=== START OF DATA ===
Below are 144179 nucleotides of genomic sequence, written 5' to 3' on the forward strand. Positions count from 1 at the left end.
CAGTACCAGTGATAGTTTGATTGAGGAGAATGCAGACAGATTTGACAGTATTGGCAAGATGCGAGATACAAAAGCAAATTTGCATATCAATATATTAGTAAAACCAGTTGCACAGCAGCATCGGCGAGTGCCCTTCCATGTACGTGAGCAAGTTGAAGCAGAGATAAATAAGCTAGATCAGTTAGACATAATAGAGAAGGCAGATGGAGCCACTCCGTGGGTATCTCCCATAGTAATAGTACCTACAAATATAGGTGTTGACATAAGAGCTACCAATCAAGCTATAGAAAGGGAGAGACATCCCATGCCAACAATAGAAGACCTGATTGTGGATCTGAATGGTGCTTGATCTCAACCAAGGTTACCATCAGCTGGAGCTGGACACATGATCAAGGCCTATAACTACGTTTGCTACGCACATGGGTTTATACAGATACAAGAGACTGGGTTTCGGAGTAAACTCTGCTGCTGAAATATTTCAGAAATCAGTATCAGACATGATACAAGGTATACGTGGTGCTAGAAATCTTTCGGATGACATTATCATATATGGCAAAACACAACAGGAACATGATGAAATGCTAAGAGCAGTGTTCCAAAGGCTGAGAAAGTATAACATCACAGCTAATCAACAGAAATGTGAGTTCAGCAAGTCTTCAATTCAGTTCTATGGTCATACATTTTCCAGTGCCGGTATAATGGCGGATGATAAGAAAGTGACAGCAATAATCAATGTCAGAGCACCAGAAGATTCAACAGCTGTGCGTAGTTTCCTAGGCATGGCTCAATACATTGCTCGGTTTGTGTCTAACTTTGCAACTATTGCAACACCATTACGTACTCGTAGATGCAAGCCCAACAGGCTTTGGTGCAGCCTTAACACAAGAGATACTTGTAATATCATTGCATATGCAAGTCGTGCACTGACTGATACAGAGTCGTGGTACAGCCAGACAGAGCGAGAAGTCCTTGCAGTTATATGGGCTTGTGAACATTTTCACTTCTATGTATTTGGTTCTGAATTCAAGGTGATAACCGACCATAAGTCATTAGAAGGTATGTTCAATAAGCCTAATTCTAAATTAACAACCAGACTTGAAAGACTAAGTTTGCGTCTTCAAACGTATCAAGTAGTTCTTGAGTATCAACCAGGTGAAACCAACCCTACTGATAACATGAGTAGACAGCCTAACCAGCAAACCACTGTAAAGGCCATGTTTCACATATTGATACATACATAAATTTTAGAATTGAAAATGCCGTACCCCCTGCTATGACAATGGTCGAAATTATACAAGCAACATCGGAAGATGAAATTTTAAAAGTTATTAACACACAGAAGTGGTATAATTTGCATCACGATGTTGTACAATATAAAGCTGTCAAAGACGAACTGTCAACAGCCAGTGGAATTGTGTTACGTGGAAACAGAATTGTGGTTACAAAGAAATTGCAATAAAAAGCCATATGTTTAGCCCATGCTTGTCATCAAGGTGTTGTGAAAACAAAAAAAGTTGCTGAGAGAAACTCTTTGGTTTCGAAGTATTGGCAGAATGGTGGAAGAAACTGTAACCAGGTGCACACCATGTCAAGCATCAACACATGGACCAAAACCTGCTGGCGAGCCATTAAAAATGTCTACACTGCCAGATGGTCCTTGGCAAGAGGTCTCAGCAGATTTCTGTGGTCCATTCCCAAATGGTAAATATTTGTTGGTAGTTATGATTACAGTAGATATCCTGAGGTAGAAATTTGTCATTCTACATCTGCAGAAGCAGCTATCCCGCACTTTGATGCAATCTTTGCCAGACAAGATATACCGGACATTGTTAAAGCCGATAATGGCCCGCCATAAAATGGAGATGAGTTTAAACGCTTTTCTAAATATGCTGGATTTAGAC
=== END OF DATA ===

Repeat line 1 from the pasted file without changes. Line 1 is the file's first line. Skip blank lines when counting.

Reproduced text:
Below are 144179 nucleotides of genomic sequence, written 5' to 3' on the forward strand. Positions count from 1 at the left end.